Stone Sculpture

 In Sculpturing, Stone Crafts

History

The history of sculpture focused on the medium use and as man progressed, the focal point incorporated ideas and values that man put into these 3-dimensional objects. It embarked with objects from distant civilizations created out of crude clay or stone, something that ought to be chipped away with primitive tools.

With the invention of fire came pottery and utensils as well as objects used for worship. Later on, iron and other metals, precious or otherwise, were being cast into shapes and in the Greek period came very sophisticated carvings of the human shape that later Renaissance artists envied and tried to emulate.

As the materials evolved so did the sensibilities. We find that massive Buddhas, Sphinxes, the Colossus of Rhodes, deities or mythological creatures, busts of great men and women were created that inspired emotions of awe and wonder.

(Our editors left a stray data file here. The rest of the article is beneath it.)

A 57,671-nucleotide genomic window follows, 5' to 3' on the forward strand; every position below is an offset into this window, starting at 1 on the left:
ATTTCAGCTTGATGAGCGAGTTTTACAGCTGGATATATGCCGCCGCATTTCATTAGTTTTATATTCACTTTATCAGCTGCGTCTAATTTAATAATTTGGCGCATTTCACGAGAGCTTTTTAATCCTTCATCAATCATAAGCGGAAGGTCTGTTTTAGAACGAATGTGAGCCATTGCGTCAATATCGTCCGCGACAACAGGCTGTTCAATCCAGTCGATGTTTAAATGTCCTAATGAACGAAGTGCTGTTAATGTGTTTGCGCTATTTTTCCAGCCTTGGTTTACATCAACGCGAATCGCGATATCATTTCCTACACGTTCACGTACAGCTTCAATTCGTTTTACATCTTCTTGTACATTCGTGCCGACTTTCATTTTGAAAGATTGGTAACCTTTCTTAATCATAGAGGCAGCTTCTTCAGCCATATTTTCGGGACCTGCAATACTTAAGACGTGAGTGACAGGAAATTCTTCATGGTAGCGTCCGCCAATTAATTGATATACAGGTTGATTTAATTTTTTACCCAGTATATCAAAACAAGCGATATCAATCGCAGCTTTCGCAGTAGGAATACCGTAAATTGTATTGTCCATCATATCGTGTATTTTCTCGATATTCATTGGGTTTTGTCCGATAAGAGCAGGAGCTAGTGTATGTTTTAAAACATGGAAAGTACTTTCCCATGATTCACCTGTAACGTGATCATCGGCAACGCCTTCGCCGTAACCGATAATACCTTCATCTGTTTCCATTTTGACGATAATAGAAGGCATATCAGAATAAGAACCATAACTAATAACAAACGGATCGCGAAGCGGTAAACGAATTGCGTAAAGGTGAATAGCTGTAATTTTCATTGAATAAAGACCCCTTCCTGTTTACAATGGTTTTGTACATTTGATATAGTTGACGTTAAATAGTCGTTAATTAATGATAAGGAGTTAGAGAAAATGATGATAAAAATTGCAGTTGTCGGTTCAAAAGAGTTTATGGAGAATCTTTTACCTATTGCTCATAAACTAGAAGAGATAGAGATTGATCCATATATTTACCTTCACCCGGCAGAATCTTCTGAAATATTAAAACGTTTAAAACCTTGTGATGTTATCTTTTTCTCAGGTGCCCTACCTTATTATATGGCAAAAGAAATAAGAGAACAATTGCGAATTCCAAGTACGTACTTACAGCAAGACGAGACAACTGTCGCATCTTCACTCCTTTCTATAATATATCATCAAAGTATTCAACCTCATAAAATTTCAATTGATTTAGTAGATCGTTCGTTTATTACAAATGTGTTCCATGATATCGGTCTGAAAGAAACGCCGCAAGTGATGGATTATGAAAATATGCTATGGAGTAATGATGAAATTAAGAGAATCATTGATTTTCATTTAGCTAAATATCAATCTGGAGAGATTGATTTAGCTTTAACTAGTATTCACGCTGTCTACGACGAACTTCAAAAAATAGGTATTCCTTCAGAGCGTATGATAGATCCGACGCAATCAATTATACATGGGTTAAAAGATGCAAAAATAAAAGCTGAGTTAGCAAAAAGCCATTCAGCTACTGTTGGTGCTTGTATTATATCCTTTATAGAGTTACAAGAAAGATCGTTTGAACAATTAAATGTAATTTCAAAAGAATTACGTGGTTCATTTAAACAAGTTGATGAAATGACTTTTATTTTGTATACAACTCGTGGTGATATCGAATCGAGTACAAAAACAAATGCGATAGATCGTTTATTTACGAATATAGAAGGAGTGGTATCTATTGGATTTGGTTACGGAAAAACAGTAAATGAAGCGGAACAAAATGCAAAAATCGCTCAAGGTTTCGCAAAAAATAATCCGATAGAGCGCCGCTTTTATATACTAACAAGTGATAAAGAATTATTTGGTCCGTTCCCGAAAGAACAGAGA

Many different forms of sculpture have been in use in many exceptional regions such as Asia, frequently based on the religions of Hinduism and Buddhism. In India, the first sculptures date back to the Indus Valley Civilization, where stone and bronze carvings have been discovered. It is the home of the earliest situations of sculpture in the world.

Later, as Hinduism, Buddhism and Jainism developed, India produced some of the most complex bronzes in the world, as well as unrivalled temple carvings. Some large shrines, like the one at Ellora, were carved out of solid rock, making them the greatest and most intricate sculptures in the world. In Japan, limitless paintings and sculpture were often made underneath governmental sponsorship. Other cultures from the Eastern and Western parts of the world sculpture is associated with religion, freedom, conflict and leaders.

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Description

A sculpture is a three-dimensional, human-made object selected for special recognition as art. Every culture since the beginning of human existence has sculpted objects that have lasted hundreds or even thousands of years. Sculpture as a three-dimensional object is different from other art in that it is also tactile and allows even the blind to experience it.

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